Overlord: A Fully Loaded WWII Splatterfest
From producer J.J. Abrams comes Overlord, an amusingly thrilling, pulse-pounding action film with a few tricks up its sleeve. Part war drama, part zombie thriller, and part Tarantino-esque splatterfest, Overlord is a B-movie executed at an “A” level that offers genre fans a high-octane, turn-your-brain-off fun.
With only hours until D-Day, a team of American paratroopers drop into Nazi-occupied France to carry out a mission that's crucial to the invasion's success. Tasked with destroying a radio transmitter atop a fortified church, the desperate soldiers join forces with a young French villager to penetrate the walls and take down the tower. But, in a mysterious Nazi lab beneath the church, the outnumbered G.I.s come face-to-face with enemies unlike any the world has ever seen.
Overlord is one of those films that manages to achieve some notion of freshness though being an amalgam of many familiar things. In many respects, it’s Saving Private Ryan meets Re-Animator with a tinge of The Thing and Day of the Dead, but there’s also many moments when it feels like Inglorious Basterds meets Dusk Til Dawn with zombified super soldiers and the seedy grime of Hostel. There’s also a bit of Hemingway’s For Whom The Bell Tolls squeezed into its premise as well with the US soldiers’ mission to blow up a radio tower.
When it comes to Nazi zombie films, one thing is for sure: the bar here is incredibly low. And Overlord, which is surprisingly well made, manages to vault over the low bar with balls-to-the-wall bravado. If you’re an action lover, it’s hard to resist its amped up charge, which it sustains for pretty much the duration of its runtime; however, due to some cliché, 2D characters (who feel more like caricatures of characters), some stilted acting, and some very, very poor dialogue, I never felt fully immersed, but I did enjoy myself and was never disengaged.
The technical craftsmanship on display here is truly out of sight, and it’s not something you’d inherently expect a film of this type to possess — it really catches you off guard in a pleasant way. Director Julius Avery puts Bad Robots’ money to good use, creating several visually stunning moments, some of which are truly breathtaking, and giving scenes of an adrenaline-pumping sense of visceral tension. With the aid of editor Matt Evans seamlessly assemblage, Overlord never feels uneven and juggles conflicting tones with relative ease.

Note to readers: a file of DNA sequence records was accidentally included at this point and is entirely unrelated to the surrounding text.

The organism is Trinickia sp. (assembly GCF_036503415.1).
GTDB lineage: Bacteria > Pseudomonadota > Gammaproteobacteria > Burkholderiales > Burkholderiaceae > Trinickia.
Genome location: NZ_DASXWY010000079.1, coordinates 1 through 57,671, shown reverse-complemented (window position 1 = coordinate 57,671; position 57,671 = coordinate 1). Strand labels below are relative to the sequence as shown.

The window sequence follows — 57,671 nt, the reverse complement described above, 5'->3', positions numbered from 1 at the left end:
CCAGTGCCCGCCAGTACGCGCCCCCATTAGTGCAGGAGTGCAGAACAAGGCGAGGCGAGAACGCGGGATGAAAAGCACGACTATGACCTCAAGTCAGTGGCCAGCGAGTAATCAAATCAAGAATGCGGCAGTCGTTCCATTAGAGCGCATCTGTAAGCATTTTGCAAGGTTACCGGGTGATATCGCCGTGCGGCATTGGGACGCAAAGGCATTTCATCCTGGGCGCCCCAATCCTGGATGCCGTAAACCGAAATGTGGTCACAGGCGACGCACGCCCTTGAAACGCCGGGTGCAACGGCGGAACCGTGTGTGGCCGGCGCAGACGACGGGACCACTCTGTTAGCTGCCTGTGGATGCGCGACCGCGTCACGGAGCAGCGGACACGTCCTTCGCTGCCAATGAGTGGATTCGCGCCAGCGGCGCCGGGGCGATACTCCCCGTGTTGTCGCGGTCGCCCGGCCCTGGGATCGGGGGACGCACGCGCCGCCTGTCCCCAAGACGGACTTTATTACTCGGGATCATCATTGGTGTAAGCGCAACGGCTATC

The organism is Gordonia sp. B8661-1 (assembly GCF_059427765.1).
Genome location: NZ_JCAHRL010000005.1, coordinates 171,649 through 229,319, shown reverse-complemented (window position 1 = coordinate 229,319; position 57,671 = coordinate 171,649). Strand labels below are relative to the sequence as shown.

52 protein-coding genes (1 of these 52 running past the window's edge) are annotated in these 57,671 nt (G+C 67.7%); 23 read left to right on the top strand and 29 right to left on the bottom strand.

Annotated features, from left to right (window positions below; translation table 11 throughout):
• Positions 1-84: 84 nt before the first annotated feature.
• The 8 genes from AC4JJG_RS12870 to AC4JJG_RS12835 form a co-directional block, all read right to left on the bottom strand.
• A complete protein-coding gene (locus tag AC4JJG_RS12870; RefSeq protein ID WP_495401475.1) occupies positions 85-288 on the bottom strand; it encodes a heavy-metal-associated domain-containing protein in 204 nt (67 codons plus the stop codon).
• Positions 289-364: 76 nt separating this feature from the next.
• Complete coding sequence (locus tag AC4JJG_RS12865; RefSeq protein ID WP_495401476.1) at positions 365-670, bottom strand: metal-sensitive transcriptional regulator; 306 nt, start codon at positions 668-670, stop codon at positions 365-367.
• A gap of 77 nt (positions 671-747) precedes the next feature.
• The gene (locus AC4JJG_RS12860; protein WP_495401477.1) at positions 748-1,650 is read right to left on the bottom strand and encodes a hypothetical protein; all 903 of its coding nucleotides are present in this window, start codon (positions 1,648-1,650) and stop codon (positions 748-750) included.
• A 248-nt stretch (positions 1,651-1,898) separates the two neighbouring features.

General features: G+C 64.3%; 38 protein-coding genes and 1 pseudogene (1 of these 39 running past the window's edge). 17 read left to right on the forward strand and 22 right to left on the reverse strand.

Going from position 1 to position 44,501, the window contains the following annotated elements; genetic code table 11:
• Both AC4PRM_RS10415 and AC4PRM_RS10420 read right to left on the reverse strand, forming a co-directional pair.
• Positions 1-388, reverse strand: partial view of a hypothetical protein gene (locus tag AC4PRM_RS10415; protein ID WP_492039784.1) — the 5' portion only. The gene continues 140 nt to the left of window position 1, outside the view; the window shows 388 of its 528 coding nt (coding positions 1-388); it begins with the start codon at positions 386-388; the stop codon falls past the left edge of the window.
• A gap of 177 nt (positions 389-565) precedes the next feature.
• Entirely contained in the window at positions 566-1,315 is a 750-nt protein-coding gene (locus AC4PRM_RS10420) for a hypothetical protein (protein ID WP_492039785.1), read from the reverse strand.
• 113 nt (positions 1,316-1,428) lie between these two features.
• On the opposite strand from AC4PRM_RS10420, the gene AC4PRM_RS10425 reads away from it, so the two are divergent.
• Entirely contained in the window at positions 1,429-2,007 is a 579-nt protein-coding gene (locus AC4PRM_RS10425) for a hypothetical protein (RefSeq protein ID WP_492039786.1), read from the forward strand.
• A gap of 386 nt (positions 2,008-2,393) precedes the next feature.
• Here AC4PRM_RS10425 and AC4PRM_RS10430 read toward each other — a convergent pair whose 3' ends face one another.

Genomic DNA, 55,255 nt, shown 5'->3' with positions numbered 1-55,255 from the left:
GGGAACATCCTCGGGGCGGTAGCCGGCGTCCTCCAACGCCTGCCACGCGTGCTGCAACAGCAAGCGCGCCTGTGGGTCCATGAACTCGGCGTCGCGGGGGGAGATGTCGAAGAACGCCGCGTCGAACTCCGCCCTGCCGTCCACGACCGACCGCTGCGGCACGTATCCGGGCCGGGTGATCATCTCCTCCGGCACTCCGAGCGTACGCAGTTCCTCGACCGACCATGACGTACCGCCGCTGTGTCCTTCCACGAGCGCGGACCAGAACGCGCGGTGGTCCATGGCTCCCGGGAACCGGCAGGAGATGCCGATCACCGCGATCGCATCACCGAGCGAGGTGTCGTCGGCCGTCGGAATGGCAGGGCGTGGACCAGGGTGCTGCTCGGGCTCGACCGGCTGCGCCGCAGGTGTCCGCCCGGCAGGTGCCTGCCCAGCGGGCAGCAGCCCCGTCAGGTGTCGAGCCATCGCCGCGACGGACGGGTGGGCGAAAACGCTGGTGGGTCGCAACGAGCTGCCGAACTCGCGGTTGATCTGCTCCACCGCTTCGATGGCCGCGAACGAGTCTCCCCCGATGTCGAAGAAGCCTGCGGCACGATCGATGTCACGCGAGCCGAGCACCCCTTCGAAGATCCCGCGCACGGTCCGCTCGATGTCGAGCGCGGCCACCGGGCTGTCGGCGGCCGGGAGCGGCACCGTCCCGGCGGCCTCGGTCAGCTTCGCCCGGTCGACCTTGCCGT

The main thing that sucks the air out of the film all relates to the script. At times, it feels like screenwriters Billy Ray and Mark L. Smith are ticking off clichéd war film items as if they’re listed. Some of the characters (like John Magaro’s Brooklyn-accented Tibbit) are downright obnoxious, and others don’t act much like soldiers, but many of the actors manage to wring empathy out of the little they’ve been given. A positive note: I did appreciate the vulnerability of the protagonist, Boyce (played by Jovan Adepo), because it’s something you don’t typically see in war films, and the 180 the film takes briefly when Corporal Ford (Wyatt Russell, AKA Snake Plissken Jr.) begins to brutally torture one of the Nazis.
It may not be the perfect film, but its positives outweigh its negatives, and the end result is a lot of gory over-the-top fun. It’s one of those films that you wouldn’t expect to work quite as well as it does, so depending on your expectations, Overlord may surprise the hell out of you.
Recommendation: Fans of excessive gore and viscera, video games, and graphic novels: this is for you.
Rating: 3 super serums outta 5.
What did you think? Were you blown away? We want to know. Share your thoughts and feelings in the comments section below, and as always, remember to viddy well!